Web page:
Sorkin Teen Trip to Israel

Sorkin Youth Trip FAQs


  1. How many adult leaders will be on the trip?
    In addition to the guide, there will be one Beth El Clergy member, plus one male and one female adult chaperone.  They will be partners with the guide in decision-making during the trip.  The chaperones will remain in touch with parents, and there will be frequent check-ins.  Modifications to the itinerary can be made as necessary.
  2. Will there be an in-home Shabbat hospitality for the participants?
    The possibility for this would be for the one Shabbat in Jerusalem.  If we can coordinate with someone from Beth El who is now in Jerusalem, it could possibly work.  It is important for the participants to be together during the last Shabbat in Israel, which will be in Jerusalem.  We want to cultivate a feeling of family among the group.  One possible activity is for the participants to develop a Shabbat service with the accompanying clergy member ahead of time.
  3. How does travel insurance work?
    Each family is responsible for deciding whether to purchase travel insurance that addresses their needs.  It is done separately from the cost of the trip.
  4. Is the deposit refundable?
    Yes, up to a point.  The specific dates when the deposit or portions of the deposit are no longer refundable (because funds must be committed to reserve places and activities) will be provided as soon as possible.
  5. How much spending money should participants bring?
    Between $100 – $300
  6. Is it possible to modify the itinerary to add particular activities, like adding the Tunnels, or a visit to the Tel Aviv museum that gives visitors a sense of being blind?
    Yes!  The basic itinerary provides a framework, but we will work with the students, parents and guide to customize the trip especially for the students who are going.   We will look into various suggestions as we develop the final itinerary, including the Tel Aviv museum and the tunnels (i.e., Hezzekiah and Western Wall).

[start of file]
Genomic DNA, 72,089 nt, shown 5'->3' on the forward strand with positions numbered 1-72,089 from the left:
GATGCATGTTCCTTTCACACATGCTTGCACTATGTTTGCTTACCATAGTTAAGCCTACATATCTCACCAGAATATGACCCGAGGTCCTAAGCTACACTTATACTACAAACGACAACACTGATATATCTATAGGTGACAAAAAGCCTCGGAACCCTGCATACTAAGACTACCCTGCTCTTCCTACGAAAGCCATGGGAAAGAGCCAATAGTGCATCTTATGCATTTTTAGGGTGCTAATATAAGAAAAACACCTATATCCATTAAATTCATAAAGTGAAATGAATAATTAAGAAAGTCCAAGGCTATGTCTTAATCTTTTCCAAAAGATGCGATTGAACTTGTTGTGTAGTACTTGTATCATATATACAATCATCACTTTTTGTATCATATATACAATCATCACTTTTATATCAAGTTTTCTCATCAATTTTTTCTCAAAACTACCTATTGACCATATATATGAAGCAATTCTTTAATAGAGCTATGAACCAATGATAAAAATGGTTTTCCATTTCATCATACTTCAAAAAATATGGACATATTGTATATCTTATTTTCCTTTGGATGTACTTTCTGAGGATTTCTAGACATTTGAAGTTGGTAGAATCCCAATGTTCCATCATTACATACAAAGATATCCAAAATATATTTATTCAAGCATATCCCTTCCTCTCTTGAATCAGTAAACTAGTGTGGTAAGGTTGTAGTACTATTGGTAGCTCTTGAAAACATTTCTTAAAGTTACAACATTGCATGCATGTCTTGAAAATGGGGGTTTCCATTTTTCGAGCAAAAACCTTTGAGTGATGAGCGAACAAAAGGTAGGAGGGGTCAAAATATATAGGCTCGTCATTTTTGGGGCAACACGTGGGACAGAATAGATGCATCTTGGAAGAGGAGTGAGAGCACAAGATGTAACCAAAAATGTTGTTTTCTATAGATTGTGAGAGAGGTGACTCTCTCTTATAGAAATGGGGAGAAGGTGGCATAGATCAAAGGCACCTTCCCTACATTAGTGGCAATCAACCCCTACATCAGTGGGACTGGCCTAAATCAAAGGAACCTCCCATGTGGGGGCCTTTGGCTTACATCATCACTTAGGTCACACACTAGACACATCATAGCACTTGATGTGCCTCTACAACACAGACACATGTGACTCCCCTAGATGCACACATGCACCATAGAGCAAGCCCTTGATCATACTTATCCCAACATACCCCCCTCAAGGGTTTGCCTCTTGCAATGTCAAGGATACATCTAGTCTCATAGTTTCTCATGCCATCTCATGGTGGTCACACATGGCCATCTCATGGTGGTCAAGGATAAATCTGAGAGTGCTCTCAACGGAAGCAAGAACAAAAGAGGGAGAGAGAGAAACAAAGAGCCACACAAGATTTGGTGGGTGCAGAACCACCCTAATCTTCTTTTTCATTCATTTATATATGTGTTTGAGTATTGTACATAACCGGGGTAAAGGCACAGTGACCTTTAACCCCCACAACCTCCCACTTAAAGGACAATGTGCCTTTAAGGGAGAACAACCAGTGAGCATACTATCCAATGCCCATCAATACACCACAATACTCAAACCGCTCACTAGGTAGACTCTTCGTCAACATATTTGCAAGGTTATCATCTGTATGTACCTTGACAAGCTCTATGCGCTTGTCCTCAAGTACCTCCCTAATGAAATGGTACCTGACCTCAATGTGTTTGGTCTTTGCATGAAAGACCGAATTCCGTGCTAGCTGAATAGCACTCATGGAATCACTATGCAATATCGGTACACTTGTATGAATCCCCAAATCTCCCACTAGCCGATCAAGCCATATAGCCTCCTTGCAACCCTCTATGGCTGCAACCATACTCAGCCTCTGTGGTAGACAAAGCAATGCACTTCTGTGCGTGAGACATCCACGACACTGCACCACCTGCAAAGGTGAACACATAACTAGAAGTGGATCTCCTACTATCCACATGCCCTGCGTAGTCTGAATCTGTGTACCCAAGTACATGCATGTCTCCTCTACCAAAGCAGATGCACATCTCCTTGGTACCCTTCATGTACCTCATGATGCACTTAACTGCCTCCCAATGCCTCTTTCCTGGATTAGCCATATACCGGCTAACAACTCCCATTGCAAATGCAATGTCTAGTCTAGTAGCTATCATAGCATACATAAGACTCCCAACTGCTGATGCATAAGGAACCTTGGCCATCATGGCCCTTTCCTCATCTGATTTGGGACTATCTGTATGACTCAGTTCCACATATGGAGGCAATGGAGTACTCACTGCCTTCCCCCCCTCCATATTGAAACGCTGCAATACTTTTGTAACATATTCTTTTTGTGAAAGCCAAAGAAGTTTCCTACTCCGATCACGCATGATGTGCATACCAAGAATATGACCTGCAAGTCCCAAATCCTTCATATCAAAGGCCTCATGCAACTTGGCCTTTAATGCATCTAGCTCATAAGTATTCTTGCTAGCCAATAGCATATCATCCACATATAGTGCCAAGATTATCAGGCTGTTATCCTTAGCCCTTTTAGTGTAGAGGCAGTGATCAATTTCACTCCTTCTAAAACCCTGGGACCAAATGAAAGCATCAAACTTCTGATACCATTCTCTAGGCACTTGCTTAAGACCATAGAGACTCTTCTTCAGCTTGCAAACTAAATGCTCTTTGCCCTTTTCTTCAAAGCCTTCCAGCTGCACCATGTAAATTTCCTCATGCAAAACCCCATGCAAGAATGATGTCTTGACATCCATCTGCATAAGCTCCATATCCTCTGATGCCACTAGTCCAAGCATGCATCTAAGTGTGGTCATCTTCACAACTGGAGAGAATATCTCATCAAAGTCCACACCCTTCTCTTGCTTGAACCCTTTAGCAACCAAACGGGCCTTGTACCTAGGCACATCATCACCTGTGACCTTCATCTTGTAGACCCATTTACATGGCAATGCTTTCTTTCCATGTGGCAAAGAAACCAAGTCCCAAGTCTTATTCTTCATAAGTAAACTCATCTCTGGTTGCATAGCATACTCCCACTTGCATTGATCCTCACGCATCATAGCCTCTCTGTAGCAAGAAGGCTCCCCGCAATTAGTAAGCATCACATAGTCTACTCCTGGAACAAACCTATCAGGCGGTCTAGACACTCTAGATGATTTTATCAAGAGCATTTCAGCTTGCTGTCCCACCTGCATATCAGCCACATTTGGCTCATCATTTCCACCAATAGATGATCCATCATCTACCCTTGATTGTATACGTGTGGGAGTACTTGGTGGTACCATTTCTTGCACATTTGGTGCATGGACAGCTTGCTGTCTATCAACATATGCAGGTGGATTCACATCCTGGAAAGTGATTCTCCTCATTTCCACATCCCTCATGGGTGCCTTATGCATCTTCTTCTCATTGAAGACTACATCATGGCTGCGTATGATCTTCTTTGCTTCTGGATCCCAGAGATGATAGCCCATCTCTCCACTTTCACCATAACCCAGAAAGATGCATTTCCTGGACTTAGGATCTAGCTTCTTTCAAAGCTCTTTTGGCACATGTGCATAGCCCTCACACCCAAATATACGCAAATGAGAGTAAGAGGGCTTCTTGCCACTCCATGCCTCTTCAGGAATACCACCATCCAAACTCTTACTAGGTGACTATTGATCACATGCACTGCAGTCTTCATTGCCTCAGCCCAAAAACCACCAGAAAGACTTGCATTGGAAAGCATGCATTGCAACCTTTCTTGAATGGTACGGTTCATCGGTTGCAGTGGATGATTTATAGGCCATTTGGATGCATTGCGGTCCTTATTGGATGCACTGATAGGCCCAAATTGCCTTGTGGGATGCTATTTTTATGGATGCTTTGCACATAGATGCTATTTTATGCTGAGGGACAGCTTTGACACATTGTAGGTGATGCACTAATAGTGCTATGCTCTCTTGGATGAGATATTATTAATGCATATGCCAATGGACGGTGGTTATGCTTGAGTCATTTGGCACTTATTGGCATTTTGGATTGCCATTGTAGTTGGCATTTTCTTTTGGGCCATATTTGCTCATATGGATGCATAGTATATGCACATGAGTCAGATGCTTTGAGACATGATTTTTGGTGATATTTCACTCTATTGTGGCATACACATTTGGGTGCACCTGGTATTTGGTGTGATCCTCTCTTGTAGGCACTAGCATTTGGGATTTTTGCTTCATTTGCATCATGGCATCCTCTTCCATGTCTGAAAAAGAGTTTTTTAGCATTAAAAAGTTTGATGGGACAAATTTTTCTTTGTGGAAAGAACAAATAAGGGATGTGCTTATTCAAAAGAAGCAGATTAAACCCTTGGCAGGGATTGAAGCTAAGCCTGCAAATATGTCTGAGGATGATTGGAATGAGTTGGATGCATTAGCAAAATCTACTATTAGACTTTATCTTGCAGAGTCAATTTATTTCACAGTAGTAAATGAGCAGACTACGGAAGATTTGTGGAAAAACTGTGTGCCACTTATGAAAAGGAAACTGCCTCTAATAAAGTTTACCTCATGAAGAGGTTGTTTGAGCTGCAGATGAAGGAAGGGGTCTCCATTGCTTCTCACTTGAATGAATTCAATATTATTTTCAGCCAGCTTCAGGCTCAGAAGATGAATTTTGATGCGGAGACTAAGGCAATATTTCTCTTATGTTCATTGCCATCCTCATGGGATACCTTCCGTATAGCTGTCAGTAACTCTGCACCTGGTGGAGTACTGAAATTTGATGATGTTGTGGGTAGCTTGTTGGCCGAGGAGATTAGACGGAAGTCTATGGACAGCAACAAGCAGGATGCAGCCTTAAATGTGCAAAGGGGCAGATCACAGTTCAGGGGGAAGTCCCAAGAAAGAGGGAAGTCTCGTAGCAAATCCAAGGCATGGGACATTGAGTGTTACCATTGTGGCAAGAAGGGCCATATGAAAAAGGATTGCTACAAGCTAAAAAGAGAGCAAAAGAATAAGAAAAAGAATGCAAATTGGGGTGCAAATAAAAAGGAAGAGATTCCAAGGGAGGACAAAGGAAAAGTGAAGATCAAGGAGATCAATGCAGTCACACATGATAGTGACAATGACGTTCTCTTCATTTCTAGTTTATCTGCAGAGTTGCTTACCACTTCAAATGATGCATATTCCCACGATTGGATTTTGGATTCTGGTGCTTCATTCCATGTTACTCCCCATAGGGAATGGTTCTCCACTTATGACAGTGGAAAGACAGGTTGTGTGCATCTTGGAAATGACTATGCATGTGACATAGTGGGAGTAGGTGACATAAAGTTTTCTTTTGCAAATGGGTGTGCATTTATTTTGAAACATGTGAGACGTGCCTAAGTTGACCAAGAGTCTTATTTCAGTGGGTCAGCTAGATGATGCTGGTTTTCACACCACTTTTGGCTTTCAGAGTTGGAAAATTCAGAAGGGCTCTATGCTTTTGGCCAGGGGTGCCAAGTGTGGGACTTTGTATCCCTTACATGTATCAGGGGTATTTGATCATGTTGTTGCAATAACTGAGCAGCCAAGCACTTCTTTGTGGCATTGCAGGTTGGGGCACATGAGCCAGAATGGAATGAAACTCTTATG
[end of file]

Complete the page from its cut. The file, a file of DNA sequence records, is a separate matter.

7. Is it possible to do a food tour?
    Yes, although probably not an expensive restaurant tour.  There are a variety of food tours, and it’s also possible to do a game of sorts.  One idea being discussed is to give the kids a fixed amount of money, and send them into the shuk to buy 3 things they have never had before; they then bring it back to the group, talk about what it is, who eats it, when it’s eaten, and try it together.
  8. Security
    There will be a security guard/medic with them at all times.  Free time will be agreed upon according to what is happening in Israel at the time, with guidance from chaperones and the guide.  Free time would occur only in designated places, and the chaperones, clergy and guide will either accompany small groups or, if appropriate, wait in a meeting spot that the kids know in advance.  Kids will have phone numbers for chaperones and the guide.
  9. Will kids have opportunity to see friends/family living in Israel?
    Yes, if at all possible.  We plan to work out details depending on how many kids have connections there, where they are, and timing.
  10. How will political conversations be handled?
    The purpose of this trip is to connect personally with each other, learn what Israel means for each individual on the trip, and inspire the kids to learn more and develop their relationship with Israel.  Politics is hard to ignore in Israel, and students will be free to engage in political discussions on their own, but this trip will not focus on or present particular political viewpoints or positions.
  11. Does the cost include airfare?
  12. Does the cost include meals?
    Yes, except snacks and incidental food.
  13. What are the accommodations for the trip?
    Participants will be in hotels 1 or 2 nights of the trip, but mostly the group will be staying in youth hostels, camp grounds, and kibbutzim.  There will typically be 2 to 4 students per room in hostels.
  14. Will the students engage in any preparatory activities before the trip?
    Yes.  The group will have the opportunity to talk with Erez prior to the trip and to meet as a group a few times before they leave.  We hope and expect them to get invested in their own experience and to exercise some leadership in developing the itinerary and other planning.
  15. Will the students be asked to do any post-trip activities?
    Yes.  We will engage the students in a variety of ways to share their experience with younger students in the Religious School, as well as with the broader Beth El community.  This may include a Scroll article, posting on the Beth El website, writing a blogpost, leading discussion groups at the shul (perhaps showing pictures from their trip), and other activities.